In the year just ended profi ts should climb from £4.2 million to £9.2 million, while analysts look for 10% growth in earnings and dividends this year and next. That puts the forward yield on an attractive 4.7%.
Cluff Gold shares just about doubled in 2010, but when this column joined the bandwagon the shares proceeded to halve in value. Highlighted at just below their peak at 117.5p, they plunged to 66.5p at the end of 2011 before recovering to just below 100p.
The Cluff story is still a strong one of successful exploration and development of West African mines, with production of gold expected to treble in 2014 as its new mine in Sierra Leone comes on stream.
Significant profits are expected for the year just ended (£9.4 million against a £623,000 loss last time) with every prospect of earnings per share almost doubling over the next two years according to analysts.
The popularity of Peppa Pig, the children’s TV creation of Entertainment One, meant the company had a bumper year last year. Profits are expected to come in at £43 million compared with £11.4 million last time - which explains why the company has been so coy about succumbing to bid approaches.
The bid prospects sent shares above the 200p level last year, but as these have fizzled out the shares are back near the levels of a year ago. However, brokers including Peel Hunt remain enthusiasts. They have a target price of 226p. Profi ts, they reckon, could hit £50 million next year.
Big supermarket suppliers, such as pig meat specialist Cranswick, are used to seeing their margins squeezed. The early months of last year were particularly tough, as it found raw material price increases could not be passed on to consumers. So latest profits are likely to show a fall from a record £47.1 million to £42.8 million.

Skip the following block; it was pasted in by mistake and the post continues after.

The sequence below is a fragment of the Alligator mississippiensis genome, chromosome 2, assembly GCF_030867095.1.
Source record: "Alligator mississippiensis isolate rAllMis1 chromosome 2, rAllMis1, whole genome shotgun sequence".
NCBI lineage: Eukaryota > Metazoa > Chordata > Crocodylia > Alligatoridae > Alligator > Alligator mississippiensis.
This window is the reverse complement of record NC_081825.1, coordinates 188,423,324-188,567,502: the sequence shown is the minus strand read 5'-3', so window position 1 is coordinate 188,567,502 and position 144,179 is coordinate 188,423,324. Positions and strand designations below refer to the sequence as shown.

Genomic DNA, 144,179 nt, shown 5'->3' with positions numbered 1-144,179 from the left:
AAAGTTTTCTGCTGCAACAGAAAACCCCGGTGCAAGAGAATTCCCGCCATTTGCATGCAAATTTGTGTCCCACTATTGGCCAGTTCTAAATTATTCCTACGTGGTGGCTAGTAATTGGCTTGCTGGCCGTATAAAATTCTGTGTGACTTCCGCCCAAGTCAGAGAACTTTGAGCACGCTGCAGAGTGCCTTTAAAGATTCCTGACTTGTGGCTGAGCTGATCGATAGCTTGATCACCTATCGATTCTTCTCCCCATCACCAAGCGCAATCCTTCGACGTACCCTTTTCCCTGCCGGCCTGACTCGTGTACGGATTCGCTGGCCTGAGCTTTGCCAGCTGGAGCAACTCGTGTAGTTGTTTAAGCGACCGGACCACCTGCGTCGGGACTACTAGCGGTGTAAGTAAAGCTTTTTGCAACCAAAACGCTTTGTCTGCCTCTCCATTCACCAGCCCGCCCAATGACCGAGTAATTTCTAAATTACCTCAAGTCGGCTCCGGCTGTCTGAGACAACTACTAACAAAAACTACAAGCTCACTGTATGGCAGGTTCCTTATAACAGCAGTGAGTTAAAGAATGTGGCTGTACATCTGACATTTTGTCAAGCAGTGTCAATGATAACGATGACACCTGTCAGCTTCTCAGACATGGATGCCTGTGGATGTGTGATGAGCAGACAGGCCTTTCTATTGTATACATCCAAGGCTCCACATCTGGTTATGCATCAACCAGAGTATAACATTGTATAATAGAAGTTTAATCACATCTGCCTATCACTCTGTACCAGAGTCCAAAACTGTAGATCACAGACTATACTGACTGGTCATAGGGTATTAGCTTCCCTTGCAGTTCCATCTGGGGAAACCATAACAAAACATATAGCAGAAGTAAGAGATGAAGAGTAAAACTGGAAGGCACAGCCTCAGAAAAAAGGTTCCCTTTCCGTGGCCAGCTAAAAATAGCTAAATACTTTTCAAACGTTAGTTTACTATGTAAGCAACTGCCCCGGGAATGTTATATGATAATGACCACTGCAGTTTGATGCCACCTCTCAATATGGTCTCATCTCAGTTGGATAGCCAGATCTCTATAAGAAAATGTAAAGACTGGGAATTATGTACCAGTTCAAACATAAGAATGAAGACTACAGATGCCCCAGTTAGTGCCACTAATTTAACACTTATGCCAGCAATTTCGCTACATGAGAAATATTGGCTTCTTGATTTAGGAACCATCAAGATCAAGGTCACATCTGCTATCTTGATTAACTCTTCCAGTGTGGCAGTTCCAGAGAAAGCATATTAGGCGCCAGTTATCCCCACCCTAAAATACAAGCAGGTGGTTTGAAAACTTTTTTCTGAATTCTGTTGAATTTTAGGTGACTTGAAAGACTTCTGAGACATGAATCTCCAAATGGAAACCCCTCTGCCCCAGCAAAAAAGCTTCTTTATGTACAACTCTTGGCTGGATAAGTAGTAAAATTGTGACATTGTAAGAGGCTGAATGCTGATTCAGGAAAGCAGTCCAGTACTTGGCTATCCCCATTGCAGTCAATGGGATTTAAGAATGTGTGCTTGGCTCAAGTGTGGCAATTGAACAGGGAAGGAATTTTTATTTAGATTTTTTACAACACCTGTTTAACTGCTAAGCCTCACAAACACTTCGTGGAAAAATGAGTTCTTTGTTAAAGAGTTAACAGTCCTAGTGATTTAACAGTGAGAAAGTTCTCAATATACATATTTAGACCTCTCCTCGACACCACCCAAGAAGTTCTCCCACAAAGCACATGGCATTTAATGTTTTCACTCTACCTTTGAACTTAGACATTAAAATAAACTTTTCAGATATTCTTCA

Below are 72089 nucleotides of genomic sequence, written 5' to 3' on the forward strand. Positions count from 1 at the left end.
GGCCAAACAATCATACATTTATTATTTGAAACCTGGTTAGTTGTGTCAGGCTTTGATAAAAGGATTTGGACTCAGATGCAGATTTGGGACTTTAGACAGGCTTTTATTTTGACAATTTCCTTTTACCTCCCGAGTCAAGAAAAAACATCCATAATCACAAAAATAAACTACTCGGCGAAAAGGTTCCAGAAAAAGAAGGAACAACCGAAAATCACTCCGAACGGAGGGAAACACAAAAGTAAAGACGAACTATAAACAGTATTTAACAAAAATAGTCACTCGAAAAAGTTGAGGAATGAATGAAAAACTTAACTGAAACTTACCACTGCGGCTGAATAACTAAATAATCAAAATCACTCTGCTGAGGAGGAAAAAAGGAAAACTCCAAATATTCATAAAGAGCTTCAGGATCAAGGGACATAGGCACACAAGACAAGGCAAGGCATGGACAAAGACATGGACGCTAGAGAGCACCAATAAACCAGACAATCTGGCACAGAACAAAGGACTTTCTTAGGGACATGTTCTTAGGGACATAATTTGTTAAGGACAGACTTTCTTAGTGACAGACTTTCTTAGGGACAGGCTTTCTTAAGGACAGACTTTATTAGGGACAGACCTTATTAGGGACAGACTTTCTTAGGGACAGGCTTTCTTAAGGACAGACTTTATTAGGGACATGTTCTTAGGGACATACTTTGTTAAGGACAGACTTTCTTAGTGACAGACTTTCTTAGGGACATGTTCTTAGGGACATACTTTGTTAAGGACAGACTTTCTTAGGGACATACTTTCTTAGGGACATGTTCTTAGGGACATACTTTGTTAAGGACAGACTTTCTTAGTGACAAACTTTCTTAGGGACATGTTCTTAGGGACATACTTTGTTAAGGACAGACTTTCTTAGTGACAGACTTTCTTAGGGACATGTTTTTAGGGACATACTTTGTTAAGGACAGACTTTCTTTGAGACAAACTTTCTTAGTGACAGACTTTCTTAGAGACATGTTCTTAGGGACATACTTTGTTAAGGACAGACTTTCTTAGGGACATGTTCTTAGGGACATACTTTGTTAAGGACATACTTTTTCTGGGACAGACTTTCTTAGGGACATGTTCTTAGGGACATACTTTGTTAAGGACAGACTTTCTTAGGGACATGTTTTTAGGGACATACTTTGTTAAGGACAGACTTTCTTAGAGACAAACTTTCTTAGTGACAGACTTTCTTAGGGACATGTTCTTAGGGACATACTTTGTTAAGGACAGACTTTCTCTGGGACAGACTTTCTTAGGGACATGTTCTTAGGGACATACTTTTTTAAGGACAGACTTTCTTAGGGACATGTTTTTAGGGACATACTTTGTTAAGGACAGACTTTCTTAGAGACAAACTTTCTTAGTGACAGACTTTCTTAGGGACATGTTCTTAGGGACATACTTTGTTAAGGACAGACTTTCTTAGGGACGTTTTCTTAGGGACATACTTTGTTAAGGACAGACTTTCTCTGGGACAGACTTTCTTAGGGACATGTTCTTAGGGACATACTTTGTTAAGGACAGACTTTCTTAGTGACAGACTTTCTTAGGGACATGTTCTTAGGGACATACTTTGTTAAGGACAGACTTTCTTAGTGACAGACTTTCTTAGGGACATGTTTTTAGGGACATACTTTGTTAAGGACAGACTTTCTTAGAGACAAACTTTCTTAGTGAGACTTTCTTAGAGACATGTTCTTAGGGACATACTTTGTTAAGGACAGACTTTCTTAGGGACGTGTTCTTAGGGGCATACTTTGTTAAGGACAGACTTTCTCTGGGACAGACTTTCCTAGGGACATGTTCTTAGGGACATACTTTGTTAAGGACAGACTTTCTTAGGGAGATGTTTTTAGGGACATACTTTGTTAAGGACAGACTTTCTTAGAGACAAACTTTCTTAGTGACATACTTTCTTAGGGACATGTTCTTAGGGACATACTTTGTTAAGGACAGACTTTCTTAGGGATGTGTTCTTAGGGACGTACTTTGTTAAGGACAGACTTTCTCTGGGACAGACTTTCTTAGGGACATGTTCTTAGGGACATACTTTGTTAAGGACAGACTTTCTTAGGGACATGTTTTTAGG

But dividends continue to grow and this year should see a resumption of profits growth, with analysts forecasting £50 million next year. The shares have been a seesaw performer in the past year. Tipped at 835p, they peaked at 842p then drifted right back to 558p before hitting a strong recovery road. They offer a prospective yield of 4%.
This article was written for our sister publication Money Observer
The general term for the rate of income from an investment expressed as an annual percentage and based on its current market value. For example, if a corporate bond or gilt originally sold at £100 par value with a coupon of 10% is bought for £100 then the coupon and the yield are the same at 10%, or £10. But if an investor buys the bond for £125, its coupon is still 10% (or £10) and the investor receives £10 but as the investor bought the bond for £125 (not £100) the yield on the investment is 8%.
If you own shares in a company, you’re entitled to a slice of the profits and these are paid as dividends on top of any capital growth in the shares’ value. The amount of the dividend is down to the board of directors (who can decide not to pay a dividend and reinvest any profits in the company) and they will be paid twice yearly (announced at the AGM and six months later as an interim). Dividends are always declared as a sum of money rather than a percentage of the share’s price. Although dividends automatically receive a 10% tax credit from HM Revenue & Customs (HMRC), which takes the company having already paid corporation tax on its profits into account. Dividends are classed as income and, as such, are liable for personal taxation and so shareholders have to declare them to HMRC.